The Plunge: Homemade Ravioli

13th Jan 2009

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How long do you cook ravioli?  I wondered this precisely the moment after I plunged my handmade ravioli into a raging cauldron of boiling water. It didn't occur to me that it might be an issue. I had always thought you pulled them as soon as they floated, or was that just gnocchi? When I consulted my recipe in The Silver Spoon it said I needed to cook them for 10 minutes, which sounded absurd. I had only cooked my homemade tagliatelle for 2-3 minutes. But I checked with Saveur and one of their recipes said the same thing. I kept checking. Jamie Oliver's Cook with Jamie recommended just 3 1/2 minutes. To make matters more confusing, in the back of the Silver Spoon they feature modern Italian menus by popular chefs, and most of them said to cook it for 2-3 minutes. What?

This is obviously retribution.  I thought I had mastered fresh pasta and could do no wrong.  After lots of success with , I figured ravioli couldn't possibly be that hard.  You just put a bit of filling atop one sheet of freshly rolled pasta, and lay another sheet on top.  Haphazardly cut out the shapes, toss them in water, and they are done.   I really should have known better.  One of our biggest failures in the history of this site was Blake and I trying to make ravioli.  But the problems we experienced before all related to the thinness of pasta, something I did not have to worry about now with my gleaming new pasta maker.  All I had to do was roll the dough out on the smallest setting at it was ready to go.  So, I whipped up a batch of ravioli with spinach and ricotta filling and was rolling right along until I tossed them in the boiling water.

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It was Abby who suggested pulling them out at intervals, to see precisely when they were done.  So, as often is the case at my household, a nice relaxing dinner turned into a science experiment.   The pasta started floating at the 2 minute mark, but the pieces were hard and dry, especially the outer part of the ravioli.  At the 4 minute mark I noticed a slight difference, but it wasn't until the 6 minute mark that I noticed a big change.  The parts that covered the filling became tender and soft.  The edges were still much harder.  By 8 minutes the pasta covering the filling was perfect, tender and succulent, but the outer edges were still a mess.  It wasn't until 10 minutes that the edges began to loosen, but then the other parts of the pasta were over cooked.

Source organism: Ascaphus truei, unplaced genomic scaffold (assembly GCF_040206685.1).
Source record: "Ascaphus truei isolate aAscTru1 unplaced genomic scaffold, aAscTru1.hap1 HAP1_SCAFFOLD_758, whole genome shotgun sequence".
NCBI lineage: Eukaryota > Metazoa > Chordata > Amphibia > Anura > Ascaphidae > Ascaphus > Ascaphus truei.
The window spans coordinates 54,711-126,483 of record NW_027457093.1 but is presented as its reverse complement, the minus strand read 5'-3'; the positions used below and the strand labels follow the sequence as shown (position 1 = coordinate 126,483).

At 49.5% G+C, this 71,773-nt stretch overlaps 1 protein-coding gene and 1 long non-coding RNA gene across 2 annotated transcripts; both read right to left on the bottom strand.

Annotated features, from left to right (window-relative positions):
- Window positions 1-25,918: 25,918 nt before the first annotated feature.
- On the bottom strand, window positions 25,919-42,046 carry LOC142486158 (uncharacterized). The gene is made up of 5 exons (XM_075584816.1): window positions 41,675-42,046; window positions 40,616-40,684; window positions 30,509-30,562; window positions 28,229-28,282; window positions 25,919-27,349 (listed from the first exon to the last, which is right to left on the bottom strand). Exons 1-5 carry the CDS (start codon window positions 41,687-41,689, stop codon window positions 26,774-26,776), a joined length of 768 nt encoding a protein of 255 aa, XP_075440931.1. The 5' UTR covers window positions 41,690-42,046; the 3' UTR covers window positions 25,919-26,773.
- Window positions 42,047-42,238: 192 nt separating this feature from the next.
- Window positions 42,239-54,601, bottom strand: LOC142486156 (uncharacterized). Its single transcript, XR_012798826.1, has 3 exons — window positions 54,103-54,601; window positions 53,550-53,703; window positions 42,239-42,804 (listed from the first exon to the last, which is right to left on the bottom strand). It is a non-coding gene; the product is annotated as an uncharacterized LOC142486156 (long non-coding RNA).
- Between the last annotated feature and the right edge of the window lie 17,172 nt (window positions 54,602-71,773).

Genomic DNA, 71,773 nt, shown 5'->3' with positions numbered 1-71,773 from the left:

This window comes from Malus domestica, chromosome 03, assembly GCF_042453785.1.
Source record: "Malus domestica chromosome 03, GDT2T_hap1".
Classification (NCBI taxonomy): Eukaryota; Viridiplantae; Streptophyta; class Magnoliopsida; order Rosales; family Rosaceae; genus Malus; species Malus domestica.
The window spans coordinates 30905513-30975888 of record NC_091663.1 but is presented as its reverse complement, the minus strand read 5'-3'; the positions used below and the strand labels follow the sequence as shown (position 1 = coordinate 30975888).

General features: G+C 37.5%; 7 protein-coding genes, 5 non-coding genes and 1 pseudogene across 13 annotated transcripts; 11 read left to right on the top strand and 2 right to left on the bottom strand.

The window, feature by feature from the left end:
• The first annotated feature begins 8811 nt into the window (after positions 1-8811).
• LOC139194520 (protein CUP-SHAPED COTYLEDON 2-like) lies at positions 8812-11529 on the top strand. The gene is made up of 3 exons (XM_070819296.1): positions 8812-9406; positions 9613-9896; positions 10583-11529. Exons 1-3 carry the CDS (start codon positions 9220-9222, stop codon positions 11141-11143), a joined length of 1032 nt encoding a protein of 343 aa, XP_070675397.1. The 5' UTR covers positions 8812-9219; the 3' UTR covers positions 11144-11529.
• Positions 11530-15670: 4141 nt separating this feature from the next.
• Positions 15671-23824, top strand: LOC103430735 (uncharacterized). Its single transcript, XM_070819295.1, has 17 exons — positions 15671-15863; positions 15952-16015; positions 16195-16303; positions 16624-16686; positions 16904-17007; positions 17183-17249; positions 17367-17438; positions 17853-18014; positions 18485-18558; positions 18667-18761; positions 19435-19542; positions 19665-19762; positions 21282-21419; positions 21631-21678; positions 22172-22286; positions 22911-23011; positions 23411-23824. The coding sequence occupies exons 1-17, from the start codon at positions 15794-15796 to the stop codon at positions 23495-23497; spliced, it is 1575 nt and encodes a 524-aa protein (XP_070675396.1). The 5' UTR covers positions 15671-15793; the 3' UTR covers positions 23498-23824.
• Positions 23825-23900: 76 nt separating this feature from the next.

I realize now that my biggest problem was the overlapping pasta sheets.  But now I just have more questions.  Should the filling come right up to the edge, or should there be a little overlap?  If the pasta separates the filling can just fall out.  But that would be a whole lot better than the nearly inedible edges of the pasta.  I found myself cutting the edges off, and giving them to my dog.

Obviously the size of the ravioli is important.  I realized afterwards that the recipes that called for a shorter cooking times made smaller raviolis, something that didn't occur to me in the heat of the moment.  I suppose next time I'll try making smaller bite-sized pieces. It's still hard to shake the failure.  They weren't awful, but after such success making basic fresh pasta I had hoped I could easily make this jump.

Anyone know a great place to start for a ravioli novice?

Spinach and Ricotta Filled Ravioli


Rinse 1 1/2 pounds of spinach with water and then toss it in a large pot with out drying it.  Cook over medium heat until the spinach wilts and reduces dramatically in size, about 5 minutes.  Add more water if it is too dry and burning on the bottom of the pot.  When done transfer the spinach to a colander and let it drain.  Press more water out with paper towels until the spinach is relatively dry.  Then chop on a cutting board.


Dump the chopped spinach in a large bowl and add 3/4 cup of ricotta cheese, 1 egg, a small handful of parmesan, and a sprinkling of salt.  Stir until well combined.

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For a sauce I used this marinara sauce from Saveur.  It was quite good.


I made the pasta dough exactly like I had when making tagliatelle , except that instead of stopping at the second to the last setting, I put the dough through that last setting to get it as thin as possible.


I placed about 1 tablespoon of the spinach filling at regular intervals.  Around the edges of the filling I brushed a little water on for a seal.


Then I put another sheet of pasta on top.


Carefully my wife and I tried to from them into raviolis, removing as much air as possible from the filling.


Then we cut them into as much of a square as we could manage.


We topped them with a little of the tomato sauce and sprinkling of Parmesan cheese.


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